“As a little girl, Iowa was the most extreme,” Pieta said. “We didn't have running water and we had an outhouse. We used the wood stove for heat.”

One of her earliest memories of music revolves around the large, extended, family jams transpiring in rustic Iowa, in a town called Selma. It was the quintessential rural scene — laughter, noisy instruments, improvised picking, plenty of country and bluegrass derivatives to be heard. 

Pieta’s great-grandparents had spent time jamming in the Appalachian Mountains, especially North Carolina, and had brought the high, lonesome, Southern-twanged, sound of the region back with them to Iowa.

“My great-grandfather played the banjo and he would be there,” Pieta said. “My great-grandmother played the pump organ. Great-uncle Roscoe had a country band, and so he would be there, and there was a fiddle player who had a beard down to his belly button, and he's kind of a mythical character in my mind still. And he was called Buzz Fountain. It was really beautiful, this energy of music, and the people who danced a bit. I often danced around with this little hat turned upside down, and my job was collecting money from musicians.”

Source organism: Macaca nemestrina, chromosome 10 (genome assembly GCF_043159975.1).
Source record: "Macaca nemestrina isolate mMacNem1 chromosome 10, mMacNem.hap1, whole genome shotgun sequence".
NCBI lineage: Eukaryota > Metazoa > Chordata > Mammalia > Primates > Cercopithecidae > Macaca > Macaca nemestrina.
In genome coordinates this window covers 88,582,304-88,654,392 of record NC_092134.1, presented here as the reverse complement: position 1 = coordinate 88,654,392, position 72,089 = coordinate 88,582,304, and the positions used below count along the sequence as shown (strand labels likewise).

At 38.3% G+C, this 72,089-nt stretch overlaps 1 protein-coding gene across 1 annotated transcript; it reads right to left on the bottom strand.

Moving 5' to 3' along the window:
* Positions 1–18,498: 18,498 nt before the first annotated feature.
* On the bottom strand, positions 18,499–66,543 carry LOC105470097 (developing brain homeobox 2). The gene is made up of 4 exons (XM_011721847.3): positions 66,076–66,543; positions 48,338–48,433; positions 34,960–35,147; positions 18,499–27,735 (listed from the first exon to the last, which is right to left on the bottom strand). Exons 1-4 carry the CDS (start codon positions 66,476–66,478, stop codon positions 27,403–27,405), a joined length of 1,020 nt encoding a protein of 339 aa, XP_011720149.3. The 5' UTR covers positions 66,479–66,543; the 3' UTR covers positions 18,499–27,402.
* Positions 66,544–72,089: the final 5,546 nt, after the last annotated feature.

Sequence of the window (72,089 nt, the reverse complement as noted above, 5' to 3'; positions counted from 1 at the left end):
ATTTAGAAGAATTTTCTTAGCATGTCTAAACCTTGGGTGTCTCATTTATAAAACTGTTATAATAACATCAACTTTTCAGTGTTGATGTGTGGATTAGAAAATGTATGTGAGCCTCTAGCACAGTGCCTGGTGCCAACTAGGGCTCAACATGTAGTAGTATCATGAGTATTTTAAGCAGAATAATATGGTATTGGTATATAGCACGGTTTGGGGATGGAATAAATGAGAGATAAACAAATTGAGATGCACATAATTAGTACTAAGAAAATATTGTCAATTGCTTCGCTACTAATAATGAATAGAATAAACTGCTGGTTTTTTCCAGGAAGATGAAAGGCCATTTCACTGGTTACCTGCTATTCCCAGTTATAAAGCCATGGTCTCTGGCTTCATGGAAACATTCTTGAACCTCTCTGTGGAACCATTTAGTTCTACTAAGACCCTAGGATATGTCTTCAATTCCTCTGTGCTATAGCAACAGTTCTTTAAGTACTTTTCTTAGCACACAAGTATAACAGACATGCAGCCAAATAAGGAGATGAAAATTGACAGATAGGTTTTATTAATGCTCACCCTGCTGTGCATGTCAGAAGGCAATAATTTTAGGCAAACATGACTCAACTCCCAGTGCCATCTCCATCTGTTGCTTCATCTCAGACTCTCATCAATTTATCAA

By the time Pieta was 7, her mother and father had permanently split and by then she had moved away from Iowa to Alabama with her. Time and again, they changed places, apartment to apartment, one house to the next. The upside was that she was then exposed to local and regional Southern rhythm and blues and soul artists.

Her mom worked untold hours and often Pieta would sit in the car, waiting, fidgeting with the radio, channel hopping, finding answers that were perfectly satisfactory for her. Also, her mother rented a piano from the music store and she would exhaust countless hours, alone, messing with the keys, singing, or sometimes even not singing at all, but just free-form expression. The vast reach of the spirit of sound stretched out before her, she recorded whatever she’d created on cassette tapes, frequently mailing them to her dad, whose schedule as a traveling artist was at its most hectic.

Pieta’s mother further opened up her daughter’s mind with a vastly extensive record collection; lots of jazz compilations, and a number of LPs boasting the presence of strong women vocalists. Pieta virtually wore the grooves out of the Billie Holliday discs.